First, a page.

This chapter provides background to the reader who may be unfamiliar with the Tihuanacu temples and the Lake Titicaca region. Chapter II will demonstrate that the House of Enoch’s lord was in Tihuanacu, and define the relationship with Atlantis. Chapter III will demonstrate that the same House visited by Enoch was the House of the Sumerian lord Enlil, successor to the lord Enki. Chapter IV will demonstrate the ancient Egyptians travelled to and traded with this kingdom which became known as ‘the Underworld.’ Chapter V will explain aspects of The Lost Book of Enoch that demonstrate that the lords of Tihuanacu – as visited by Enoch – had an understanding of the world that was at least 26,000 years old. It further explains how the dating of Atlantis and the Deluge of 9,650 BCE are consistent with The Lost Book of Enoch.[10] Chapter VI describes how a celestial force of nature known to the Sumerians as Mammu-Tiâmat, was ultimately responsible for the destruction of Atlantis, and was also indirectly responsible for the ‘second’ creation of man.[11] Chapter VII explains why the current theories of dating pre-history based on Zecharia Sitchin’s popular theories have insurmountable issues and should not be accepted as viable. Chapter VIII will review the temple carvings found at Tihuanacu and show how they map to the cosmology and pantheons of the Egyptians and Sumerians, and are inextricably linked to the creation myths of Egypt and Sumer. Chapters IX and X will show that the multiple floodings described in the earliest creation mythologies of the Egyptians and Sumerians correspond to actual flood events at Tihuanacu, at the time the Egyptian historians said they occurred. Chapter XI demonstrates multiple similarities between the Mayan Creation mythology and those of the Sumerians and Egyptians. Chapter XII recaps and summarizes the ancient clues to the location of the Underworld.  The initial research was halted at this point, and a year of reflection suggested that certain questions remained unanswered. These remaining chapters address the questions. Chapter XIII compares Enoch’s calendar to the calendar system at Tihuanacu. Chapter XIV investigates further the meanings of the carvings to demonstrate that they document the observations of Enoch, and align with critical celestial markers of time. Chapter XV investigates the appearance of lesser known solar gods, who seem to be short lived, and represent death and destruction more than fertility and life. These lesser known gods are markers for the Western sunrise. Chapter XVI reviews the First Three Ages of Man and identifies astronomical events other than Tiâmat which impacted the mythology of those ages.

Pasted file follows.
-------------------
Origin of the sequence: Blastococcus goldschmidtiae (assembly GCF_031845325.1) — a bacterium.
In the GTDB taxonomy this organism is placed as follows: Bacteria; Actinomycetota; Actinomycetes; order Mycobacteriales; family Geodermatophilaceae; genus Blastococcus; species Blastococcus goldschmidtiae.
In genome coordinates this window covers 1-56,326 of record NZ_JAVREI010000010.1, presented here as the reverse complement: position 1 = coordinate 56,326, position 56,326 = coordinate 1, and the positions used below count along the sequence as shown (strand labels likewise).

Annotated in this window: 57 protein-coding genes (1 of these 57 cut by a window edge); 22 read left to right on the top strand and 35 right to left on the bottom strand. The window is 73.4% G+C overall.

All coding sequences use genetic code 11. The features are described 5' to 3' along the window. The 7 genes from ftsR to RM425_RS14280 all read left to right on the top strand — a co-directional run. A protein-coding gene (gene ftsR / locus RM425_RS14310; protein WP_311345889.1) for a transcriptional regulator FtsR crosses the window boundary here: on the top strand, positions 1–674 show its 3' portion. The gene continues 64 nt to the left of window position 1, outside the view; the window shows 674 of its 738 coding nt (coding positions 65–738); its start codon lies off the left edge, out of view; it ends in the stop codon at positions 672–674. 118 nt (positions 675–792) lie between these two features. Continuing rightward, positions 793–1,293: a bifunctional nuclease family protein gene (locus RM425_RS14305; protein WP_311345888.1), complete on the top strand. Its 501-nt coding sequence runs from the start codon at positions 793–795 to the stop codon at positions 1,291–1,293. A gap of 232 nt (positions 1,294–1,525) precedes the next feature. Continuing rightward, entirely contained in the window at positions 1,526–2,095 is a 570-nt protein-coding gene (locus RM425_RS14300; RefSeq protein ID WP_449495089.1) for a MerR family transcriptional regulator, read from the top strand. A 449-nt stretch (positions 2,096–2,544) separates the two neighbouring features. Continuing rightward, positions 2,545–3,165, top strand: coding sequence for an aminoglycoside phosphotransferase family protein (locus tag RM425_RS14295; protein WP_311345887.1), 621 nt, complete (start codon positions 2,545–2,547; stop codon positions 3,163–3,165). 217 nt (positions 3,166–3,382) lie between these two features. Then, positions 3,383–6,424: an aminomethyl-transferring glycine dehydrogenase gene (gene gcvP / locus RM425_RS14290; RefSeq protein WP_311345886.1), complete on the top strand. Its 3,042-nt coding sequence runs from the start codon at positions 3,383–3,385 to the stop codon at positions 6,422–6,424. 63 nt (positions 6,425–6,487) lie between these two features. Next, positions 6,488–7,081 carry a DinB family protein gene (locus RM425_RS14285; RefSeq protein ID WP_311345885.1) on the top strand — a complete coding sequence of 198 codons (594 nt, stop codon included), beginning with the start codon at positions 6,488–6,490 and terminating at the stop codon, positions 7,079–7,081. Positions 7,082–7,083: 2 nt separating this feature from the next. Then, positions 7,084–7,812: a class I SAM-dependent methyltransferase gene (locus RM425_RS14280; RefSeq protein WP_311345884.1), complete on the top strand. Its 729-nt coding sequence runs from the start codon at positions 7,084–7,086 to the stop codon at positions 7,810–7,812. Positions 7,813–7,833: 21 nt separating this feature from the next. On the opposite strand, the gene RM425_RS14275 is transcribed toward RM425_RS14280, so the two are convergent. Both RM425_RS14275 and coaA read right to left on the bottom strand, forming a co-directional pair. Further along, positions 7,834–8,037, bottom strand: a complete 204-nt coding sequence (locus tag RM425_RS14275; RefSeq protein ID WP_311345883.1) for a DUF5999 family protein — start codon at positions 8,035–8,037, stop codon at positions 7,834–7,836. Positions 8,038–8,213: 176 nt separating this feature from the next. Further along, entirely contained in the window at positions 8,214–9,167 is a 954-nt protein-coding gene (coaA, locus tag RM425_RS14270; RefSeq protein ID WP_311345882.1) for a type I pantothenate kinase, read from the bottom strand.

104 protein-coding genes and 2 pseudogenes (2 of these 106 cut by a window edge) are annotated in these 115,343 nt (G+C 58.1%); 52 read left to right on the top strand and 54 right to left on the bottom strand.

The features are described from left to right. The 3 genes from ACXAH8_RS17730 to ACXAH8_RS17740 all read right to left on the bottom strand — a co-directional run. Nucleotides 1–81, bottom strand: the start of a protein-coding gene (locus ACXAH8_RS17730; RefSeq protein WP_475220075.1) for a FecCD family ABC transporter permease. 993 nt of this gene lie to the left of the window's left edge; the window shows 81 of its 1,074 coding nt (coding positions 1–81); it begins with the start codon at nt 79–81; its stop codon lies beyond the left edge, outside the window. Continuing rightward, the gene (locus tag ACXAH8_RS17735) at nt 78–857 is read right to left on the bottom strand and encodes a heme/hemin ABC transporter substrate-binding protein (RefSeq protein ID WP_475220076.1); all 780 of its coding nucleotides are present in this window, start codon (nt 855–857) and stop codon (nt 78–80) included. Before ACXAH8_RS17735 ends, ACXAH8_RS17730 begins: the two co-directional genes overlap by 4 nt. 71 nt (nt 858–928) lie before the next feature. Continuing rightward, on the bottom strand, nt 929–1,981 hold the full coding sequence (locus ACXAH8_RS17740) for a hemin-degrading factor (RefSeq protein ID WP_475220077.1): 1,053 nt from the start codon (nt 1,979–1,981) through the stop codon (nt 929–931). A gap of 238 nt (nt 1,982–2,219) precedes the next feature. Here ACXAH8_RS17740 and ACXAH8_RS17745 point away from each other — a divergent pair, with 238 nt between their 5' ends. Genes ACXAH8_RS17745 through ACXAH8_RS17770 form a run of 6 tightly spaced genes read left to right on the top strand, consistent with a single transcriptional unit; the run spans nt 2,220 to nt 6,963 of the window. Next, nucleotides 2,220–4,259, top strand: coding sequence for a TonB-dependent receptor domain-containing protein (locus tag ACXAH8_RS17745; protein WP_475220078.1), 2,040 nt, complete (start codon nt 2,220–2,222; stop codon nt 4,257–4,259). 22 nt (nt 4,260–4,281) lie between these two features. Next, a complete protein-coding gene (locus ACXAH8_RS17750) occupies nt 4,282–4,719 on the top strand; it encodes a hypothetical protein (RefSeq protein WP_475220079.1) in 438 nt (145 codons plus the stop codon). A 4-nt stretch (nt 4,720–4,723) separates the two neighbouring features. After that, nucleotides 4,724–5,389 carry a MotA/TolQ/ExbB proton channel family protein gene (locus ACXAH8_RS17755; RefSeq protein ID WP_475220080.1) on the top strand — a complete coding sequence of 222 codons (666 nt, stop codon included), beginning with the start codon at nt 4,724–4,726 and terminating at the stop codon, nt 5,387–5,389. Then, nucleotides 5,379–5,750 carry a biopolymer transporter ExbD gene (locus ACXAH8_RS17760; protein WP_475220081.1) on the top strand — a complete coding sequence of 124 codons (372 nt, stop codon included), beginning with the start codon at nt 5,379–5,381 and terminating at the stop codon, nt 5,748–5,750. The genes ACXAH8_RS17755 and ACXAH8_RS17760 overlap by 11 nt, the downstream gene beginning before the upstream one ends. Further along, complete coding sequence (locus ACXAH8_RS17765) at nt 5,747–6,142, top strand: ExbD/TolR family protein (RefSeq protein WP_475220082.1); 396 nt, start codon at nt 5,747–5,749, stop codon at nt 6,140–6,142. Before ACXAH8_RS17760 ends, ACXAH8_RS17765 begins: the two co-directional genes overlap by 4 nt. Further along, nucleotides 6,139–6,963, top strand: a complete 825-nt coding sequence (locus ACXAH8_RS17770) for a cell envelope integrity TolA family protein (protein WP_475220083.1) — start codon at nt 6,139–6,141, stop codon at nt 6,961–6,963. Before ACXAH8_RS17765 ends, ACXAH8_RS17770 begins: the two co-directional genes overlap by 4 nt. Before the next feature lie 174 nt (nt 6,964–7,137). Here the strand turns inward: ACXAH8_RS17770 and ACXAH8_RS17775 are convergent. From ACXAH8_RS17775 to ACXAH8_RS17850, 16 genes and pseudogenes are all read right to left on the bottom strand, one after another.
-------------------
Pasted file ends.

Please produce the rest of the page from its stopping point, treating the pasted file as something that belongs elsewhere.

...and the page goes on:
If there were no temple ruins at Tihuanacu, Enoch’s writings would still point to that exact location in the Andes Mountains as ‘the’ location of the house of god. There are however, ruins exactly where they should be according to The Lost Book of Enoch and the Egyptian Book of the Dead – temples that were built prior to the time of Enoch. The ruins at Tihuanacu match Enoch’s descriptions, as well as those of the Egyptians and Sumerians. There, Enoch met his lord, who remains unnamed in his book, but shall be demonstrated to be the Sumerian lord and deity “Enlil” and the Egyptian lord Atum.  Over the millennia, scribes renamed Enlil as Yahweh of the Hebrews, and there is no doubt Yahweh matches the Sumerian legend of Enlil, although there are a number of writers who support the theory that Enlil’s half-brother Enki (also known as Ea in Acadian) became the god of the Hebrews.[12] There are some translations that make Enki both father and brother of Enlil, with Ninhursag as mother of both.[13] This complicated Sumerian pantheon may contribute to an understanding as to why Enoch is considered ‘apocryphal’ (non-canonical, of hidden origin) by Judeo-Christian scholars. Ea/Enki is the Sumerian deity held responsible for the creation of man (at the request of Enlil) and held responsible for the salvation of man by telling Noah to build the ark (in defiance on Enlil), and thus held by many to become the original foundation for Yahweh. Enoch’s lord is Enlil, and Noah’s lord is Ea/Enki. The historical decision to select one or the other as the primary god of the Hebrews is not within the scope of this analysis.